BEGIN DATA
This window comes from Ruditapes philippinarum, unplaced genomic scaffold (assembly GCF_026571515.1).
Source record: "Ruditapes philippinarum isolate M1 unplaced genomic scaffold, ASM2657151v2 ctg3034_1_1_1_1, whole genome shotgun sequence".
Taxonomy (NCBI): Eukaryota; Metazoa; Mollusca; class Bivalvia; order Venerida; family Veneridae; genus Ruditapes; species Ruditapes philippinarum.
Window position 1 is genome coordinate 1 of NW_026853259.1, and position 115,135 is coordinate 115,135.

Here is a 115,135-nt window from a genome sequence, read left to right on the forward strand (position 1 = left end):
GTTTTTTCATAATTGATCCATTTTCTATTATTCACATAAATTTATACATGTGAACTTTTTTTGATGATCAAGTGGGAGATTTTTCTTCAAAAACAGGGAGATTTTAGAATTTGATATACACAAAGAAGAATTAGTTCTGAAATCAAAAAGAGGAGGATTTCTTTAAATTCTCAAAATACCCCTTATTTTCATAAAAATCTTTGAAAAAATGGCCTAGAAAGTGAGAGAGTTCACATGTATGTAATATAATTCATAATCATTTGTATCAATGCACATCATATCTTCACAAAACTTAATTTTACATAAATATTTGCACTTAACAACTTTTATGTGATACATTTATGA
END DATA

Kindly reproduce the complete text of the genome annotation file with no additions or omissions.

This window comes from Ruditapes philippinarum, unplaced genomic scaffold (assembly GCF_026571515.1).
Source record: "Ruditapes philippinarum isolate M1 unplaced genomic scaffold, ASM2657151v2 ctg3034_1_1_1_1, whole genome shotgun sequence".
Taxonomy (NCBI): Eukaryota; Metazoa; Mollusca; class Bivalvia; order Venerida; family Veneridae; genus Ruditapes; species Ruditapes philippinarum.
Window position 1 is genome coordinate 1 of NW_026853259.1, and position 115,135 is coordinate 115,135.

Here is a 115,135-nt window from a genome sequence, read left to right on the forward strand (position 1 = left end):
GTTTTTTCATAATTGATCCATTTTCTATTATTCACATAAATTTATACATGTGAACTTTTTTTGATGATCAAGTGGGAGATTTTTCTTCAAAAACAGGGAGATTTTAGAATTTGATATACACAAAGAAGAATTAGTTCTGAAATCAAAAAGAGGAGGATTTCTTTAAATTCTCAAAATACCCCTTATTTTCATAAAAATCTTTGAAAAAATGGCCTAGAAAGTGAGAGAGTTCACATGTATGTAATATAATTCATAATCATTTGTATCAATGCACATCATATCTTCACAAAACTTAATTTTACATAAATATTTGCACTTAACAACTTTTATGTGATACATTTATGA